Ripped Off

No, no one has taken advantage of me, but my workbench top is the right width now.

I cross cut the second end of the bench.  Twice.  The first cut I wasn’t happy with, so I laid out a second cut 1/4″ over.  It was better, but still not quite perfect.  I can track the line with absolutely no problem, but keeping the saw square to the face is eluding me.  I suspect that it’s posture and practice.  Cutting thick wood like this exaggerates the problem too.

Then I laid out the long rip cut.  I was pretty apprensive about this.  I read on where Matt spent an hour ripping an oak plank so I kind of expected it to be a long, sweaty grunt.  It wasn’t.

I’m using a Disston D8 with the thumbhole handle that I bought from Mark at Bad Axe.  It’s like 5.5ppi at the toe going down to 4.5ppi at the heel.  It started easily and tracked really well.  I could tell when I sawed through a big knot – the sound was a little higher pitched, but the saw plowed right through it without a hitch.

As I cut I checked to see if I was holding the saw plumb — I wasn’t.  I changed my stance and grip to try and correct it with limited success.  I was only off a few degrees each time, but on a thick cut like this that is too much.  More practice.

One thing that was a HUGE problem is that my pseudo bench was wiggling around.  It was ridiculous, and it’s definitely worse.  I had to stop and take care of that before I went on.  I thought about trying to cross-brace the legs but settled on using my giant angle plate again.  This is a 150 pound hunk of precision ground cast iron.  I clamped it to the pseudo bench and it tamed the worst of the wiggling and scooting.  At least for the bench, my son is just going to have to grow out of it.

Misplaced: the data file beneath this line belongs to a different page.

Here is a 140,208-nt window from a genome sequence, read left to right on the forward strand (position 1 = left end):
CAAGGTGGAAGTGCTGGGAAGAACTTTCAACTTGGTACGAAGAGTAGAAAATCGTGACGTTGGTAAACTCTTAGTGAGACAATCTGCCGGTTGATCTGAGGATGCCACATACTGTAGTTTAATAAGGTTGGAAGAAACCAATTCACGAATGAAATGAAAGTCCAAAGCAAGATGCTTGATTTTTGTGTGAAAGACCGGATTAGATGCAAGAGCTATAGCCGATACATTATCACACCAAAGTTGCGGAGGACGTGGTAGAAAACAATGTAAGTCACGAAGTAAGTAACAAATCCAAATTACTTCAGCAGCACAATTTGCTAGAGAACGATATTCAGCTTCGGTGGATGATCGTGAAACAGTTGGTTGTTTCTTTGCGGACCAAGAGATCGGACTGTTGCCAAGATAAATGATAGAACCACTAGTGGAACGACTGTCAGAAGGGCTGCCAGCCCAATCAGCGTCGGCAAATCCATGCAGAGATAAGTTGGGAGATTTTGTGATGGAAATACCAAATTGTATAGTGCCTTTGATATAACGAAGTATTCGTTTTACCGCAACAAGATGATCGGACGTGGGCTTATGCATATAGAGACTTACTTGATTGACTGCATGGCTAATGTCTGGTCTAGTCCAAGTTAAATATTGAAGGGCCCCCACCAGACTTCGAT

In truth, this was much easier than throwing that #8 jointer around.  I sawed at a steady pace, kept my grip loose and never broke a sweat.  I tried some different hand grips and tried standing in a few different positions.  I had time to try a lot of different grips.

But before I knew it I had the cut done.  It wasn’t hard, or an ordeal (or perfect).  I have a date with my planes this morning to clean everything up before I flatten and thickness the last side of the bench top.

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